Suggests that a non-valid Authentication Source, which cannot be deleted, is present. And I would suggest that it no longer operates as an Authentication Source if it cannot be removed (security), or if it does not function (technicality).
Support Contract Lock-in?
What are their terms of support?
I am betting its not free to raise support tickets to get help to change an IP address?
Nice little earner. And I thought the company I worked for 'nickled and dimed' everyone!
Re: Support Contract Lock-in?
obviously you have never worked with EMC. Nor with their support, nor with their sales.
EMC products are so dear to their customers that EMC provides support with the product. During the first 3 years that support is provided as part of the baseprice of the product one bought from EMC.
EMC Support has gained most of the 10 yearly Support Organization awards between 2000 and 2010.
They are the best in the world when it comes to Customer Support. Although they have been on a somewhat downward spiral, they seem to be doing the Right Thing(TM) again lately.
As with Lee, though, one has to have worked with EMC in order to cast an opinion about EMC.
Re: Support Contract Lock-in?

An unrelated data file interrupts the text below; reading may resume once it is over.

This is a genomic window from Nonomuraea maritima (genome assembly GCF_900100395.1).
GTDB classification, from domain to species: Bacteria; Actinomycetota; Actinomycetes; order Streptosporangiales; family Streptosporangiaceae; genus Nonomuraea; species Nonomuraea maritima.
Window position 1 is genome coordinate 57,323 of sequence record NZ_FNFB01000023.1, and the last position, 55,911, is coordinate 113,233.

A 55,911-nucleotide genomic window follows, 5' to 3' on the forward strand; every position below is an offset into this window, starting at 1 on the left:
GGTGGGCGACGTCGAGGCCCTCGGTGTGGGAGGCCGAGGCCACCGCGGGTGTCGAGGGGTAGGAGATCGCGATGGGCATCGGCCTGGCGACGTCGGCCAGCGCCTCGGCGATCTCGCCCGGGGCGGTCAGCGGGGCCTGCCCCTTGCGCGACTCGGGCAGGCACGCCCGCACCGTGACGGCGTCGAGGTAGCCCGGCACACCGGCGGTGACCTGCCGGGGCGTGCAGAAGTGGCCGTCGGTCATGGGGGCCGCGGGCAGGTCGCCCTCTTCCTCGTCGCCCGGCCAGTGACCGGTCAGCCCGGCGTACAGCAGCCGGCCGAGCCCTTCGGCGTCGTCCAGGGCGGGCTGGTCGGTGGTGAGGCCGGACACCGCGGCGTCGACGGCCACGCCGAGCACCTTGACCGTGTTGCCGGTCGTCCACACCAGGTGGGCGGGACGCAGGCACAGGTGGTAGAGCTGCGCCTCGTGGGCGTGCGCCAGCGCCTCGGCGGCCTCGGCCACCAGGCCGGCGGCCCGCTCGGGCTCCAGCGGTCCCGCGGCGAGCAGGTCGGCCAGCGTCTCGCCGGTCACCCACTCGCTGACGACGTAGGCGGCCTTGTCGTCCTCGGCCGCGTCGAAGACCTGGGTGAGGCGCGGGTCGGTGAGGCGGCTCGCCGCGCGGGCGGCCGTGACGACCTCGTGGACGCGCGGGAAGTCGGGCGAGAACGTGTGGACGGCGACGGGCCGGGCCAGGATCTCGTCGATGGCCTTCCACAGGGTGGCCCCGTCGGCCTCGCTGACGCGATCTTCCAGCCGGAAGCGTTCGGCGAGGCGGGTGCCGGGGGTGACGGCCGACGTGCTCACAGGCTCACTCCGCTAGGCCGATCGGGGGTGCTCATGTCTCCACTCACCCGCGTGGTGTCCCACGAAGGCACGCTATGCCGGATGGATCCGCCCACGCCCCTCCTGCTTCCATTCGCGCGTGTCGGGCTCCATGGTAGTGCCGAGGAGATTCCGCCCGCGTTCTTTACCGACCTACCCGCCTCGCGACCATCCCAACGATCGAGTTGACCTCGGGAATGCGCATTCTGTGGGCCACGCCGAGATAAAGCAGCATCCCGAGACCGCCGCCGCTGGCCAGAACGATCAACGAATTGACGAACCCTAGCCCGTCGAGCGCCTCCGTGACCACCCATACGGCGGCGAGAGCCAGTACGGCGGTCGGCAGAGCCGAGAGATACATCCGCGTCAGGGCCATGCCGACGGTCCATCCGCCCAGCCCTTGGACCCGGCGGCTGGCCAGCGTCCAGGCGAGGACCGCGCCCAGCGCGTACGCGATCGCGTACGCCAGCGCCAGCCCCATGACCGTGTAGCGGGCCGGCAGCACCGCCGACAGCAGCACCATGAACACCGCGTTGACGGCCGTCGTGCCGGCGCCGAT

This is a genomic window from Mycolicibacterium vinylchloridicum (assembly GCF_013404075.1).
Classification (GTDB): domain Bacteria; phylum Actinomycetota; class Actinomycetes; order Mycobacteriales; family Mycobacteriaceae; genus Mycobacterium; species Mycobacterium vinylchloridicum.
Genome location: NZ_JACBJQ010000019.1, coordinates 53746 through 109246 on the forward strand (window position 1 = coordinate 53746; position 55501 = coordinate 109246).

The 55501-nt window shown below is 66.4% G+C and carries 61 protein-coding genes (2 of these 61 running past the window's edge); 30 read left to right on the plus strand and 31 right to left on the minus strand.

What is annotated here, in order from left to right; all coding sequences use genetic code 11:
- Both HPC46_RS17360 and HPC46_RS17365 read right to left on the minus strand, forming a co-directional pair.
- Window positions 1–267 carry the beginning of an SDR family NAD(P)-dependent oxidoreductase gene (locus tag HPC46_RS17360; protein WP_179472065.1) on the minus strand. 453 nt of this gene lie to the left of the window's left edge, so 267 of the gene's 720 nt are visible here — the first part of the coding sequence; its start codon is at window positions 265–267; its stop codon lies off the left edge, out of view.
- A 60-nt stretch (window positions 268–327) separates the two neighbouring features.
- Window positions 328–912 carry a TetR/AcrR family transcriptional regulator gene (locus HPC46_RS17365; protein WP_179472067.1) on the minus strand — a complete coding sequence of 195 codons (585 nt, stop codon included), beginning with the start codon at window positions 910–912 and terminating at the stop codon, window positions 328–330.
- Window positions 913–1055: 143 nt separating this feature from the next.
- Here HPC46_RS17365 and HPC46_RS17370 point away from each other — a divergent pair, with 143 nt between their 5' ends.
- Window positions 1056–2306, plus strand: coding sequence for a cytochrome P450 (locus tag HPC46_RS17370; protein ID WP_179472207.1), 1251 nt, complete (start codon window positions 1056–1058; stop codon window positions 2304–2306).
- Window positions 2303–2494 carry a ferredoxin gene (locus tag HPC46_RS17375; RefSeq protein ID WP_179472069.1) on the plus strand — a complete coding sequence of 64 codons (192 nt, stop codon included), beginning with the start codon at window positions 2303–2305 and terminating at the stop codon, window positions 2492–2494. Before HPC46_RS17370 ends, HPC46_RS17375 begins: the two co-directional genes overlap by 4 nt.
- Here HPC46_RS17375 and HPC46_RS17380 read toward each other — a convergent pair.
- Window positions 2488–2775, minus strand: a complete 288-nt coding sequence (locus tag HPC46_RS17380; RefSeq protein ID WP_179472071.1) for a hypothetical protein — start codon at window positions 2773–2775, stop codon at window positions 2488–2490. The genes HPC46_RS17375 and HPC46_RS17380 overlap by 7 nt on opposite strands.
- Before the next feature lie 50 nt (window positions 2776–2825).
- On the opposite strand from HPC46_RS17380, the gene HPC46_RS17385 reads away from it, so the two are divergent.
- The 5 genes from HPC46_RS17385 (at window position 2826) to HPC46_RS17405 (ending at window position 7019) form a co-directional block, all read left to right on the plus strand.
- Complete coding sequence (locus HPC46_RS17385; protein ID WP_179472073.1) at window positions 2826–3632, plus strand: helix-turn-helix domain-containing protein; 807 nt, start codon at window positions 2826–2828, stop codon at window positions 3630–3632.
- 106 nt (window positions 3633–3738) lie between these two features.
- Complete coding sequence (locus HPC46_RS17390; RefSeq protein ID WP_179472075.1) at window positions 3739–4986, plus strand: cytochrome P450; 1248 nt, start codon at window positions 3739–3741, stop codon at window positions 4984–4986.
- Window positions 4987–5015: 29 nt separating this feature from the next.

Your right, I've never touched EMC, which is why I asked.
Thanks for the info "During the first 3 years that support is provided as part of the baseprice of the product one bought from EMC"
Which is great, a reasonable approach to support.
My cynicism is a result of working with and for people who arent so reasonable :)
"Atmos is EMC's object storage system for public and private cloud providers. It is a follow-on to the Centera content-addressed storage (CAS) product which continues in production."
Not quite. ATMOS provides a similar high-level function (store objects and get a hash for their location), but that doesn't mean it's a follow-on from Centera. ATMOS is actually quite a separate product line from Centera. The team that built Gen 1 and Gen 2 ATMOS, of which I know at least 1 in person, had nothing to do with the Centera Team. The ATMOS is not geared towards the core functionality of a Centera, namely archiving. The ATMOS is geared towards delivering BLOBs in environment where the end-user does not (need to) know where the BLOB is actually located. BLOBs may have certain parameters like store-three-times and the ATMOSphere (a number of ATMOS systems working together), will make sure that the BLOB is stored in three different arrays. One can also specify store one copy in London, one in Tokyo and one in New York. The ATMOS keeps all three copies in sync. Should the New York ATMOS have failed disks, it will ask either London or Tokyo to provide their copy instead, without the end user needing to know (so there's no referal information visible to the user).